Ovdje sam. Opet.

So I’m here, in Bosnia, again.  It was a bit of a journey to get here – New York to Amsterdam to Zagreb (via plane) and a 6 hour bus ride from Zagreb to Prijedor.  Crossing the Croatian-Bosnian border was buckets of fun because we had to get off the bus and stand in a line as border patrol checked our IDs in the frigid night air.  But I got here!  I took the one taxi at the Prijedor bus station (a city about 30 minutes from Sanski Most across the entity line in the Republika Srpska) because my friend and CIM’s director, Vahidin, was trapped in his village because of meters of snow!  That slightly scary taxi ride (think dark, snowy, winding roads in an old car without snow tires) came just in time.  Sure, there was snow on the ground in Bosnia when I arrived, but it wasn’t until the day after my arrival that Bosnia got hit hard – just look at these photos from Sarajevo!

I traveled from Amsterdam by plane to Zagreb, Croatia. Then took a bus down into Northwest Bosnia (through Banja Luka, highlighted on this map)

Driving through Bosnia’s villages, it felt like I was coming home but also starting a new journey all at the same time.  In the snow, everything seemed new and exciting and different.  I’ve never visited the country in the winter and it looked foreign and beautiful.  Maybe it was the severe jetlag from traveling through 4 countries in 24 hours, but I got that same fire in my belly that I had the first time I came to the Balkans.  It was exciting to feel both comfortable in the language and culture, but completely unsure of how my life in Bosnia will turn out in the coming weeks, months, and who knows, maybe years.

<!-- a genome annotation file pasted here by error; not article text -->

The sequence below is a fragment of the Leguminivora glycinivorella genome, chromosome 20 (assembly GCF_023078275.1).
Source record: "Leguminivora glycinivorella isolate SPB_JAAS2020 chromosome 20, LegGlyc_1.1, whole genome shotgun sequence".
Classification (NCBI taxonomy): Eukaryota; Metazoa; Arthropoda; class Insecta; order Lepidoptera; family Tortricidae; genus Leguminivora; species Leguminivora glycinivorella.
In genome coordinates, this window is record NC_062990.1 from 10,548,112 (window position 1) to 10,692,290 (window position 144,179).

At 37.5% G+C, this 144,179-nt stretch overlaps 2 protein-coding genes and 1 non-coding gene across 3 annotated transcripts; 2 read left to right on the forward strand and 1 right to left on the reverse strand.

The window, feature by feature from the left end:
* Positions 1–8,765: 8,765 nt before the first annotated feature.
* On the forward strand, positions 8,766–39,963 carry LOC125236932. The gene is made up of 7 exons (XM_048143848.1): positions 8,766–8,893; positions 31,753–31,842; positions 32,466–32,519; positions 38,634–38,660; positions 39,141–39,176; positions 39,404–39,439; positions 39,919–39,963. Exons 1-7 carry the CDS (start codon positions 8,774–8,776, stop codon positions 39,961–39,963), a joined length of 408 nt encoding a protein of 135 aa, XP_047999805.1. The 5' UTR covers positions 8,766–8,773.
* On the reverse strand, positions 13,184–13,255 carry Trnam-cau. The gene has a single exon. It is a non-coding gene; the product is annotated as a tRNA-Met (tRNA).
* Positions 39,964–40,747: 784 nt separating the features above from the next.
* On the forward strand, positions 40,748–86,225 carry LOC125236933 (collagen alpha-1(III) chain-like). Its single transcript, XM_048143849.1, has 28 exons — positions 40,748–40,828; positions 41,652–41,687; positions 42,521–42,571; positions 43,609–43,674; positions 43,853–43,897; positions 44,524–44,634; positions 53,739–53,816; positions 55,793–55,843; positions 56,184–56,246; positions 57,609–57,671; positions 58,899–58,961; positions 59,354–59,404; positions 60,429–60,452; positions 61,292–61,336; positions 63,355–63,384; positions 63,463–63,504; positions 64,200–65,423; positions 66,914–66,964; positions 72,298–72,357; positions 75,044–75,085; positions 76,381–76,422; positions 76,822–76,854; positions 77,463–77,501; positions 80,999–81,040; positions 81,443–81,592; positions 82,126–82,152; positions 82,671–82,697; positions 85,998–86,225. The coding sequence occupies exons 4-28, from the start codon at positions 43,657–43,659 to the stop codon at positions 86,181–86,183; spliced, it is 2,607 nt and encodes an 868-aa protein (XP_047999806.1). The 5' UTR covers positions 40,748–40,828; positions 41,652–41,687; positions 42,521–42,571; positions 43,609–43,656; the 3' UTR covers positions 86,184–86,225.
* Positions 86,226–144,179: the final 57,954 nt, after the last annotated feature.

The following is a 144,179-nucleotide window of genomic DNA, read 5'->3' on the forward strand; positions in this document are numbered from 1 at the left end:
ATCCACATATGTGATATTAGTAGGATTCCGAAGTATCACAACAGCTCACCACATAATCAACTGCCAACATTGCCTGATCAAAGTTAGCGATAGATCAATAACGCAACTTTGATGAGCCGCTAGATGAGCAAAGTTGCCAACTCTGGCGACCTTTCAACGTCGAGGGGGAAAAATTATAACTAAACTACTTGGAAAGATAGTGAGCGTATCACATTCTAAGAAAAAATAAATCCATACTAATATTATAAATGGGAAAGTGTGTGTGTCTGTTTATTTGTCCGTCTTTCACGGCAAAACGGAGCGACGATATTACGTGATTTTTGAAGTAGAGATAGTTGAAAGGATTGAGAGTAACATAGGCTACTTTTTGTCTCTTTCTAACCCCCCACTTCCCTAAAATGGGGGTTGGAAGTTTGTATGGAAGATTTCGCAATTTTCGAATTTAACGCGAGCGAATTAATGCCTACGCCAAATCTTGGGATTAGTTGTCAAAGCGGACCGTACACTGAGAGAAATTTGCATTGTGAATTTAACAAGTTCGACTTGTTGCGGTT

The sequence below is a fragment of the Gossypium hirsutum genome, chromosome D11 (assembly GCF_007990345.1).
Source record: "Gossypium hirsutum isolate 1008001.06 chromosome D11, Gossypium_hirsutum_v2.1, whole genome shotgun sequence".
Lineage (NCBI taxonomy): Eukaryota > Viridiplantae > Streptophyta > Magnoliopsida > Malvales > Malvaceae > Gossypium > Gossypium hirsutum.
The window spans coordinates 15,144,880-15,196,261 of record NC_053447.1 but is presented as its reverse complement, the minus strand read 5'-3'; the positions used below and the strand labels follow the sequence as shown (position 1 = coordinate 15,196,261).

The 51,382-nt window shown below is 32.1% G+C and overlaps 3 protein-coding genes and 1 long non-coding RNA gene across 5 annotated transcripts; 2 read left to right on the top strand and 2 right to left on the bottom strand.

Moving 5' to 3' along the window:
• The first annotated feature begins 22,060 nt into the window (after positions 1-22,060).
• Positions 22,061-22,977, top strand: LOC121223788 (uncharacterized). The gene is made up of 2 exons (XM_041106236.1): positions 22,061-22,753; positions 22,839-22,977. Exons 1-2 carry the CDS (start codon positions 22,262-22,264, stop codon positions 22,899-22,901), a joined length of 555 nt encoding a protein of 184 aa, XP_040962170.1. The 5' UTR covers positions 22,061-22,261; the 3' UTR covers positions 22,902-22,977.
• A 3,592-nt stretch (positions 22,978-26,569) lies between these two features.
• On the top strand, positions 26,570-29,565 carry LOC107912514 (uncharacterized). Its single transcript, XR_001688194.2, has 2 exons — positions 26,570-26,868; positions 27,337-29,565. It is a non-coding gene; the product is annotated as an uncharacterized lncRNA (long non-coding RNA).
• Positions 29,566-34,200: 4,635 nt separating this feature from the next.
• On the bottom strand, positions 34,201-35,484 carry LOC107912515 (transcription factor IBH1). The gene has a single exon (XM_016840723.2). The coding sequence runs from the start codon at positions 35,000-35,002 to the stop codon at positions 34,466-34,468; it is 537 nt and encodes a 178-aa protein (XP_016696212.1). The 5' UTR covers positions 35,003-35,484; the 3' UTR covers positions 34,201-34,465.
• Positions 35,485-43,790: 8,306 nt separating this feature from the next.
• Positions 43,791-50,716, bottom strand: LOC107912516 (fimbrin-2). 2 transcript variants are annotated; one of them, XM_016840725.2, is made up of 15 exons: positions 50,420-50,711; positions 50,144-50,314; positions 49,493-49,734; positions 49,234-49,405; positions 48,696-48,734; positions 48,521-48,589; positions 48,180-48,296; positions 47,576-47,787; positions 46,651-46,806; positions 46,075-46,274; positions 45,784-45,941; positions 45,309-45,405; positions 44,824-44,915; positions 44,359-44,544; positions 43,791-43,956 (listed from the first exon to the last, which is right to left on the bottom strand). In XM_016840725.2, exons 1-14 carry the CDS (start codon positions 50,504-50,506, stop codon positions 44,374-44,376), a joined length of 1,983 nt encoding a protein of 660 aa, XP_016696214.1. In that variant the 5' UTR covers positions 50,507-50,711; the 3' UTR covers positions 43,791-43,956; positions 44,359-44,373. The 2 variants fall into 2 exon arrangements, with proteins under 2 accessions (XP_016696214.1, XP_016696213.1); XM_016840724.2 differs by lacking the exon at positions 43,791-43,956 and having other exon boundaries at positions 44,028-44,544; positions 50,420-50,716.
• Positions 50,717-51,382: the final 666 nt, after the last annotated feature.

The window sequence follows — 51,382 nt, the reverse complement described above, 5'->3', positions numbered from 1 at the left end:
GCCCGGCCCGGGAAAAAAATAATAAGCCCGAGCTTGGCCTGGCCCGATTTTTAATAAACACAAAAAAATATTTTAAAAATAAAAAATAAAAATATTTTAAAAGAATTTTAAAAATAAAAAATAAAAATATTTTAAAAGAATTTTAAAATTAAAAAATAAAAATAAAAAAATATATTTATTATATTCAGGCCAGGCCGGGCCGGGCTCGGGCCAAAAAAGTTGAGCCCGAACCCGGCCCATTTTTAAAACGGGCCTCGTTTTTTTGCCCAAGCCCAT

Sanski Most Kanton (municipality) is in red.

I want to write so much more about my life in Sanski Most right now.  My apartment is beautiful and very close to work.  I will be working with the most incredible peacebuiding organization I’ve ever known, with equally incredible and passionate international volunteers.  Bosnian life feels so familiar – the coffee, the removing of shoes at the door, the call to prayer five times a day.  But I know that really long blogs are hard to read so I’ll just have to stick to regular, shorter entries.  So you’ll just have to come back and see my photos of beautiful Sanski Most in the snow and all the other pieces of my life.   And I have to go study Bosnian language anyway!

Pozdrav iz Serce (Wishes from the heart)

Julia